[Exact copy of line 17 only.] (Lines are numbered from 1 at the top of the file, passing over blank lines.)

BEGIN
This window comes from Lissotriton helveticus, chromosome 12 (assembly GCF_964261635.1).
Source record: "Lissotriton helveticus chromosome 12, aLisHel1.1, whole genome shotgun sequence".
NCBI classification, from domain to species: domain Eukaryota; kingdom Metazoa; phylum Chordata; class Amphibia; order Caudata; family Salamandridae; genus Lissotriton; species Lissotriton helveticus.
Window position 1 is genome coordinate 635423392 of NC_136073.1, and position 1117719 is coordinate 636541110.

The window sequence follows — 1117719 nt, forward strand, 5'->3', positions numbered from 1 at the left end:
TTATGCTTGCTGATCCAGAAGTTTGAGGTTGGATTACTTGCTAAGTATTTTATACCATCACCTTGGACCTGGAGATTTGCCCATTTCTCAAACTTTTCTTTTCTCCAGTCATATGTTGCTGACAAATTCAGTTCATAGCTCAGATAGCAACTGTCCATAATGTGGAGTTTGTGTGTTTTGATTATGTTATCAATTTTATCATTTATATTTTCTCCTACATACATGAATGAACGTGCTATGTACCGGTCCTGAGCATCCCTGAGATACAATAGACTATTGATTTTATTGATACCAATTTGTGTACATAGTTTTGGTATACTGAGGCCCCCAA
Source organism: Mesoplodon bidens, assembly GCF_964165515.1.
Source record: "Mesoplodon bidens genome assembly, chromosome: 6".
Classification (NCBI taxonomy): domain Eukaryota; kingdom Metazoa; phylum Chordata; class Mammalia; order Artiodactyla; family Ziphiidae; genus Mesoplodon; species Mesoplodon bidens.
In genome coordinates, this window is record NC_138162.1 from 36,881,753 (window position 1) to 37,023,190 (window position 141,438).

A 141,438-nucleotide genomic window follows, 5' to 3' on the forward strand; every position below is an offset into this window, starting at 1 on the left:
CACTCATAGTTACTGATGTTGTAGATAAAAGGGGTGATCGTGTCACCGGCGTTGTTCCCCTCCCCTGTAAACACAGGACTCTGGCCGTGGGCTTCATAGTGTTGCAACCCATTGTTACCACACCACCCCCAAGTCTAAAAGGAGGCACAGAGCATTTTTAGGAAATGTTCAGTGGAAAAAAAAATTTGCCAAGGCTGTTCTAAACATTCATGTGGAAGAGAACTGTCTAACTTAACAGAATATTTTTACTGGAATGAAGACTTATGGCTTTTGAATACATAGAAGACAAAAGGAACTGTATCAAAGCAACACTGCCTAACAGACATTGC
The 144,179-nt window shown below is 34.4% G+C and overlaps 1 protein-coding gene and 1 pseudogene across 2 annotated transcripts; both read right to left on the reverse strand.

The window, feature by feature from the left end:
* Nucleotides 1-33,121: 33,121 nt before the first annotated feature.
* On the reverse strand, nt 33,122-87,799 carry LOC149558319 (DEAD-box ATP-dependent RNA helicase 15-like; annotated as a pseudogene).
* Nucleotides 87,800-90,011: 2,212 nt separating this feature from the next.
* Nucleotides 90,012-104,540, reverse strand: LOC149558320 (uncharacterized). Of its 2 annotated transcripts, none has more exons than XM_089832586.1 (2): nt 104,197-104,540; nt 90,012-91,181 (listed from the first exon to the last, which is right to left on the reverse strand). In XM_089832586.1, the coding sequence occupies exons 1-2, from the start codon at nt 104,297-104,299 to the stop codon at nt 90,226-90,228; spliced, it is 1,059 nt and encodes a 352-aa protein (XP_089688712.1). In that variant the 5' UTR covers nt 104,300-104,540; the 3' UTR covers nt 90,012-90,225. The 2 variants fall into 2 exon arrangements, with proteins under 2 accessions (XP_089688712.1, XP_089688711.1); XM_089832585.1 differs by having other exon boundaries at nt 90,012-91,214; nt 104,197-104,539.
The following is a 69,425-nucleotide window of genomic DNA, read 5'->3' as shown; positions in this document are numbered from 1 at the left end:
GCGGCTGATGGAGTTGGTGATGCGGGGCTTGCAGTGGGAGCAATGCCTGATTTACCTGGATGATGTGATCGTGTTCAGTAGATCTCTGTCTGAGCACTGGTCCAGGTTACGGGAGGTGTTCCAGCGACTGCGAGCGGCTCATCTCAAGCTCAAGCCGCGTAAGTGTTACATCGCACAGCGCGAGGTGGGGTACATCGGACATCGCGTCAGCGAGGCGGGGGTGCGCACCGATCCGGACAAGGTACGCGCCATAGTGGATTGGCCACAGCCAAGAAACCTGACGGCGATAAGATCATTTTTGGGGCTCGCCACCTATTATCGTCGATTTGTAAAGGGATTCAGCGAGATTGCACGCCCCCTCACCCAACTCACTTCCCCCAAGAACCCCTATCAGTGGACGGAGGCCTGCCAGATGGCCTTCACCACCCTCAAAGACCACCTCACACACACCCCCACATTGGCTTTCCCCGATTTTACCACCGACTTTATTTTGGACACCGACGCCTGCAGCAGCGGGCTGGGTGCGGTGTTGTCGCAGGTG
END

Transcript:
* Nucleotides 87,800-90,011: 2,212 nt separating this feature from the next.